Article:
The building and construction industry in the UK consists of numerous market segments such as residential, manufacturing and infrastructure. Employing about 2.1 million workers (about 7% of the entire workforce) and generating about 6% of the national GDP, the construction industry is hugely influential to the economic well-being of the country.
The U.K. construction industry has recovered quite well following the massive downturn experienced in the wake of the global recession between 2007 and 2009 caused by the U.S. subprime mortgage crisis. At the time, the industry's gross value added (GVA) contribution hovered between £59.6 billion and £75.8 billion - almost half of the current figure. However, there are concerns about the effect of Brexit on the industry.
Industry analysts fear that post-Brexit, the industry could lose about 200,000 skilled EU workers as the country loses access to the single European market. EU nationals currently make up about 8% (176,500) of the total workforce employed by the industry. As it now, the industry is already strained by a shortage of skilled workers who have yet to be added to the Home Office's 'UK Shortage Occupations List', which would allow expedited processing of work permits. The impending absence of skilled EU workers could seriously jeopardise projects worth about $500 billion already in the pipeline.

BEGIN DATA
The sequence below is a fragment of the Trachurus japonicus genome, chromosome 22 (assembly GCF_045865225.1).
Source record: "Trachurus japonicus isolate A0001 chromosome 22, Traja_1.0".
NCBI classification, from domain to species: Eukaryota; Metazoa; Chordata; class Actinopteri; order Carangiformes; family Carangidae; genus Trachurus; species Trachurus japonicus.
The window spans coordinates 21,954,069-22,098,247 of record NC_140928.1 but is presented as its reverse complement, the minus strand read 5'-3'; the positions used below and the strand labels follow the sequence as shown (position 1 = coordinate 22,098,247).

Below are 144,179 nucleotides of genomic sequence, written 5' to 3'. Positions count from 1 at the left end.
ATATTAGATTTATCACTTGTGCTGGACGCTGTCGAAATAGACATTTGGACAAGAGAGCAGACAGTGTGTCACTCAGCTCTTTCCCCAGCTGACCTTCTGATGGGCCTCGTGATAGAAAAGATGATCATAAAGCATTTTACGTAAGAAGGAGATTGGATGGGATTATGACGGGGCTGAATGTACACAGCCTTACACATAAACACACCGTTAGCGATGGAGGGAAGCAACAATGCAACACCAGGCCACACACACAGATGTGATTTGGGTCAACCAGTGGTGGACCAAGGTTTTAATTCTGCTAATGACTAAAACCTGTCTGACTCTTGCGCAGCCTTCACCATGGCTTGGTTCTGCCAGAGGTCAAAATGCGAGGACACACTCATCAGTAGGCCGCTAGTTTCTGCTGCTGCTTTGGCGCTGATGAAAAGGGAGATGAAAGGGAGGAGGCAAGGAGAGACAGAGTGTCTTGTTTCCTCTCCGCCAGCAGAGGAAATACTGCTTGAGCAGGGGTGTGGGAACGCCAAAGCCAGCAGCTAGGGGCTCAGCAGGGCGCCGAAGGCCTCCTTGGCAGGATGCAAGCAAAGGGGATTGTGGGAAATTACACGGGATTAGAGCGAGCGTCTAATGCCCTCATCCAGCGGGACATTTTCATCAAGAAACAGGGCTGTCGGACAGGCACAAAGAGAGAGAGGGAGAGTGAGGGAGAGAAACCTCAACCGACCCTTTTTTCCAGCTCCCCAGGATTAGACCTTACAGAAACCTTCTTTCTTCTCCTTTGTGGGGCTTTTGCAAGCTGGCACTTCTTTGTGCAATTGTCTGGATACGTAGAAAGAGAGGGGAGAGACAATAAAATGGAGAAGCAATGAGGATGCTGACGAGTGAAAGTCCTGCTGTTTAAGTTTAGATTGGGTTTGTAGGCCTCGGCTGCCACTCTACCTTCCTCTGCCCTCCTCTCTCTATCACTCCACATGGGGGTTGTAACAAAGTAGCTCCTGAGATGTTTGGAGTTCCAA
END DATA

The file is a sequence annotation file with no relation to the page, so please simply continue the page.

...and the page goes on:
Despite this, the industry is faring surprisingly well in the first half of 2017, even if the economic output dropped by 0.2% compared to last year. In a statement, the Office for National Statistics (ONS) said that private commercial contracts are the prime drivers for the industry. This had led to a bullish outlook among many industry observers who believe that the industry is capable of weathering the Brexit economic storm and skilled labour crisis.
The presence of relatively untapped markets in Scotland and Wales also bodes well for the long-term wellbeing of the construction industry in UK.